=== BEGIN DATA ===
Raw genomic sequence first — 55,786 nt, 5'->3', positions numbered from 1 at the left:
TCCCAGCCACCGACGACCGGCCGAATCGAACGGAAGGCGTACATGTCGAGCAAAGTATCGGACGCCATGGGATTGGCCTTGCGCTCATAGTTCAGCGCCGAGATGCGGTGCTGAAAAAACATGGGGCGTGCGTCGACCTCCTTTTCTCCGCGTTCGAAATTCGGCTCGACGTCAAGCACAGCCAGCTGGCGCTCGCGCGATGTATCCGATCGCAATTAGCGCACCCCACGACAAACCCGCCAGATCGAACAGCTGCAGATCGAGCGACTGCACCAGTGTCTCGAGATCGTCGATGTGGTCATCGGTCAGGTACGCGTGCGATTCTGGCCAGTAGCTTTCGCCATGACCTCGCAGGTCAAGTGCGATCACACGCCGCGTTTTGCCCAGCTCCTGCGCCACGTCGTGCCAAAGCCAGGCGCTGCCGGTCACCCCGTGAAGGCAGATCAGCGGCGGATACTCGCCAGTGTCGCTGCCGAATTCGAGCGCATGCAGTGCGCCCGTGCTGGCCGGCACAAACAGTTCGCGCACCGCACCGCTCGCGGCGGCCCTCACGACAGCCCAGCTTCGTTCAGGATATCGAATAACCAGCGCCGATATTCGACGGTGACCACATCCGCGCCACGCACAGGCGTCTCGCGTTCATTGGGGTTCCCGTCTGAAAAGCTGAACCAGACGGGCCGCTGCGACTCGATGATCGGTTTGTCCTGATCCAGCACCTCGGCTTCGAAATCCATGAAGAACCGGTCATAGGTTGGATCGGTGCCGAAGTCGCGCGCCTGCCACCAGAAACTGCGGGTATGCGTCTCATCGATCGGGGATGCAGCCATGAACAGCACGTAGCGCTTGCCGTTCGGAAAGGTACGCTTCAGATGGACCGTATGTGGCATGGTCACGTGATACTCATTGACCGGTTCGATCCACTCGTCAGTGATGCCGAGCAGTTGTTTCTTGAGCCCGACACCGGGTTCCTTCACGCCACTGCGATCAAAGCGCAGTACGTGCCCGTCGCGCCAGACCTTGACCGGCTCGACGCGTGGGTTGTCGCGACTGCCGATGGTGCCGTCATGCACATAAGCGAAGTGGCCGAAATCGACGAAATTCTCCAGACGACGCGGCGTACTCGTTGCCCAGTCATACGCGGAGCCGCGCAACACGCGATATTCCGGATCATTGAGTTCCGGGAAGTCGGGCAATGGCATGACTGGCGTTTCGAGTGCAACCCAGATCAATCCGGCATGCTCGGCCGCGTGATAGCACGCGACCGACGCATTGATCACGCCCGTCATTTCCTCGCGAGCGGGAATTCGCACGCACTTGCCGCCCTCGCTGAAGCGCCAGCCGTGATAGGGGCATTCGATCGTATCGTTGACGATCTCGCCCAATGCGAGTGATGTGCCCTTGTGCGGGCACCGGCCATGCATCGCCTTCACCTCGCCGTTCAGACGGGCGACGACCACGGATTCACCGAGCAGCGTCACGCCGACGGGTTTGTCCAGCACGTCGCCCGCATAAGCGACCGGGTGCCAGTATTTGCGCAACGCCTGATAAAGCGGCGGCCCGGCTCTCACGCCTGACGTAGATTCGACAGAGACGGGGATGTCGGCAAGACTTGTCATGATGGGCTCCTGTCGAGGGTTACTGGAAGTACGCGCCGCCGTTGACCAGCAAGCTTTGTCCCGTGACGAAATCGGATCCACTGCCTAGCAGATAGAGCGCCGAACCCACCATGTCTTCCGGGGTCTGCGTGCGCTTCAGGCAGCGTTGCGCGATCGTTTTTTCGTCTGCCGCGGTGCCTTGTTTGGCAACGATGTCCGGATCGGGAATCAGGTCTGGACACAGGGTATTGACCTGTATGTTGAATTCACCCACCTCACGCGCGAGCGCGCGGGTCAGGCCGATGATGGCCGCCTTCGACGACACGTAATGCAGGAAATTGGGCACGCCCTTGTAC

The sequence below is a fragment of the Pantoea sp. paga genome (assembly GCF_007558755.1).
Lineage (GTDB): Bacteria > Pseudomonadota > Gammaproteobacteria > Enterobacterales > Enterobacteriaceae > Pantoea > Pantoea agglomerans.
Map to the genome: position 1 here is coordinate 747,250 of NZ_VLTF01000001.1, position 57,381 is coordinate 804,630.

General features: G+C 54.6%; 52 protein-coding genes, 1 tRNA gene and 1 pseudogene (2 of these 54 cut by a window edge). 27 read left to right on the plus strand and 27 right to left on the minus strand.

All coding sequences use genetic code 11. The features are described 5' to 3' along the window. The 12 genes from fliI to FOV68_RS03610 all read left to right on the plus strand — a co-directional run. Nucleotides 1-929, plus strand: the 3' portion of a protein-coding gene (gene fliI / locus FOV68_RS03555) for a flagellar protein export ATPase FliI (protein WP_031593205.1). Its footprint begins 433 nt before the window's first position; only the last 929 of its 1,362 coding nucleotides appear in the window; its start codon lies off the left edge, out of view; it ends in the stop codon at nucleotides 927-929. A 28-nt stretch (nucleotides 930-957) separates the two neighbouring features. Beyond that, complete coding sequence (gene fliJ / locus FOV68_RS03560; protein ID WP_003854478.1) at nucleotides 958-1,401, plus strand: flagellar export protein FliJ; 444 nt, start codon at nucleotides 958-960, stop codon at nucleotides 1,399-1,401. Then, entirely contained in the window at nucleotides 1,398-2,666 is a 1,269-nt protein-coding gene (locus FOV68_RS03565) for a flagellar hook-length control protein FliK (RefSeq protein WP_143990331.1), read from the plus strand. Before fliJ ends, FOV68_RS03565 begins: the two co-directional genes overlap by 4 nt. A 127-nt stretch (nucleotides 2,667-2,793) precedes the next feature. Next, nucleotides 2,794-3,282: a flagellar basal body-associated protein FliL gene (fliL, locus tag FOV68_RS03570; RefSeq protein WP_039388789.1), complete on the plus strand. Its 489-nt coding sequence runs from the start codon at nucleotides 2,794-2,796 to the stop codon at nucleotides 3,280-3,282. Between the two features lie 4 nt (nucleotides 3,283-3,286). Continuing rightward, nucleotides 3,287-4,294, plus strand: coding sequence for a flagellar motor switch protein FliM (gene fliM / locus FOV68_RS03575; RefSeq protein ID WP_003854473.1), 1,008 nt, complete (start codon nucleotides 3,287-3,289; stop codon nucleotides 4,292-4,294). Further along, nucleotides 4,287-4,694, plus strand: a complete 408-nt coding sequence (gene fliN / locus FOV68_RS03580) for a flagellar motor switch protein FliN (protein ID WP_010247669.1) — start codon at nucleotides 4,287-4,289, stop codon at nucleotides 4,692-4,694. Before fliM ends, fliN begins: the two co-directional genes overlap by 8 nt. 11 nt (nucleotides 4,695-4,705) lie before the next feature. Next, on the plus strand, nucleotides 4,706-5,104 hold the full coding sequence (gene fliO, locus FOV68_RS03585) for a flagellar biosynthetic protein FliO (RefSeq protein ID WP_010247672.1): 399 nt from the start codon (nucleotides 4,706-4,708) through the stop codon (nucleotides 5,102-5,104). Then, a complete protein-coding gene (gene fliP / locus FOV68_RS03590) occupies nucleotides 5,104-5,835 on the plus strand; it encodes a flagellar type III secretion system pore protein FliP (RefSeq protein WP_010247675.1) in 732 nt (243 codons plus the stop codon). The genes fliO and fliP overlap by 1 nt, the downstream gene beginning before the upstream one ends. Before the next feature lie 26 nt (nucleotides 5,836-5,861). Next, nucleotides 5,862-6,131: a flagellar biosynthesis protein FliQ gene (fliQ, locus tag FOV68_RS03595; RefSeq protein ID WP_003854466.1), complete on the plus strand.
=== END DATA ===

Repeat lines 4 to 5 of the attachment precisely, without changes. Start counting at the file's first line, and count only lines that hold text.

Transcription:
Lineage (GTDB): Bacteria > Pseudomonadota > Gammaproteobacteria > Enterobacterales > Enterobacteriaceae > Pantoea > Pantoea agglomerans.
Map to the genome: position 1 here is coordinate 747,250 of NZ_VLTF01000001.1, position 57,381 is coordinate 804,630.